Etymology
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Ice-Capade (n.)
1941, originally a film title, from ice (n.) + a punning play on escapade.
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screenwriter (n.)

"writer of film scripts," 1921, from screen (n.) in the cinema sense + writer.

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pyrogen (n.)

1858, as a proposed word for "electricity considered as a material substance possessing weight," from pyro- + -gen. Meaning "fever-producer, substance which, introduced into the blood, induces fever" is from 1896. Related: Pyrogenic. Greek pyrogenes meant "born in fire, wrought by fire" (compare pyrogenesis).

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Bollywood 
"film industry based in Mumbai, India," 1977, from Bombay (old name of Mumbai) + Hollywood.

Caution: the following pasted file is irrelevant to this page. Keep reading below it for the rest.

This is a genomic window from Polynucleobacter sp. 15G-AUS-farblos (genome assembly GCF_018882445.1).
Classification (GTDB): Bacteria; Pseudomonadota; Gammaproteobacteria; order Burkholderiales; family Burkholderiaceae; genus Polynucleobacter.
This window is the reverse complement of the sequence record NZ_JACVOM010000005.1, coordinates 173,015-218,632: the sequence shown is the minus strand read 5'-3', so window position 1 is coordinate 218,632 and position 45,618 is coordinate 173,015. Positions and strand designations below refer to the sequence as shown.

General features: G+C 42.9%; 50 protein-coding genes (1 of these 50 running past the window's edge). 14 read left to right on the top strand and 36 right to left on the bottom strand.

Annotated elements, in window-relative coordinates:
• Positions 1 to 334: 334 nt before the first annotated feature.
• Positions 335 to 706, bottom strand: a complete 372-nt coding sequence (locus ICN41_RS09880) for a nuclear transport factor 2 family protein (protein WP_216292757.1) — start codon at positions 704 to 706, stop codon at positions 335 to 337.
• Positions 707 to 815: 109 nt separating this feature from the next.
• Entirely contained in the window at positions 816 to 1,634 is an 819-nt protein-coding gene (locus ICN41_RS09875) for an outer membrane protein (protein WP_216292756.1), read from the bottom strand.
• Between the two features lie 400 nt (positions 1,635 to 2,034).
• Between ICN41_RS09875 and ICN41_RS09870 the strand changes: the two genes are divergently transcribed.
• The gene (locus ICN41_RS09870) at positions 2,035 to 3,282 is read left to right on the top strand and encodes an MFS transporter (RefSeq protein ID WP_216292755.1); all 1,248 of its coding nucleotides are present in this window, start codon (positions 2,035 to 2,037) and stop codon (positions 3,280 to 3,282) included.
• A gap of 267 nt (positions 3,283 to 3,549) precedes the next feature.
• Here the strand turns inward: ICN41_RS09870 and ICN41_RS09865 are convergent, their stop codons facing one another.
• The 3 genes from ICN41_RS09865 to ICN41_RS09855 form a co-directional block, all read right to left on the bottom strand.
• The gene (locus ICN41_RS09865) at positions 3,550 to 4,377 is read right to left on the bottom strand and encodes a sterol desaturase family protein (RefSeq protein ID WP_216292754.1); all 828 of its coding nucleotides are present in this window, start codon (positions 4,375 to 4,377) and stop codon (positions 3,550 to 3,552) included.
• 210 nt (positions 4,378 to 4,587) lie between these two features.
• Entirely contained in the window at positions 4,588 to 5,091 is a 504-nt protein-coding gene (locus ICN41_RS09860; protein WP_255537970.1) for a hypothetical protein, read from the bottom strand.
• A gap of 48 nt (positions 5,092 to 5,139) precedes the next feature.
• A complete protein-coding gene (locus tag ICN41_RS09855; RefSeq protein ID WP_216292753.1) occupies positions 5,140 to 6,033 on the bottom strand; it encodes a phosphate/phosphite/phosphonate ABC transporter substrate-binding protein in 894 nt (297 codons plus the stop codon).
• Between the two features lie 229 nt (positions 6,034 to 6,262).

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Saran 
U.S. trademark name for PVC used as a cling-film, 1940, by Dow Chemical Company.
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glycogen (n.)
starch-like substance found in the liver and animal tissue, 1860, from French glycogène, "sugar-producer," from Greek-derived glyco- "sweet" (see glyco-) + French -gène (see -gen). Coined in 1848 by French physiologist Claude Bernard (1813-1878).
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undeveloped (adj.)
1736, from un- (1) "not" + past participle of develop (v.). In reference to film, it is attested from 1939.
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preview (n.)

"a foretaste," 1880, from preview (v.); specifically "a showing of a book, film, etc. before public release" by 1920.

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off-camera (adv.)

"outside the range of a film or television camera," 1944, from off (prep.) + camera.

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featurette (n.)
"short feature film," 1942, from feature (n.) in the cinematography sense + -ette.
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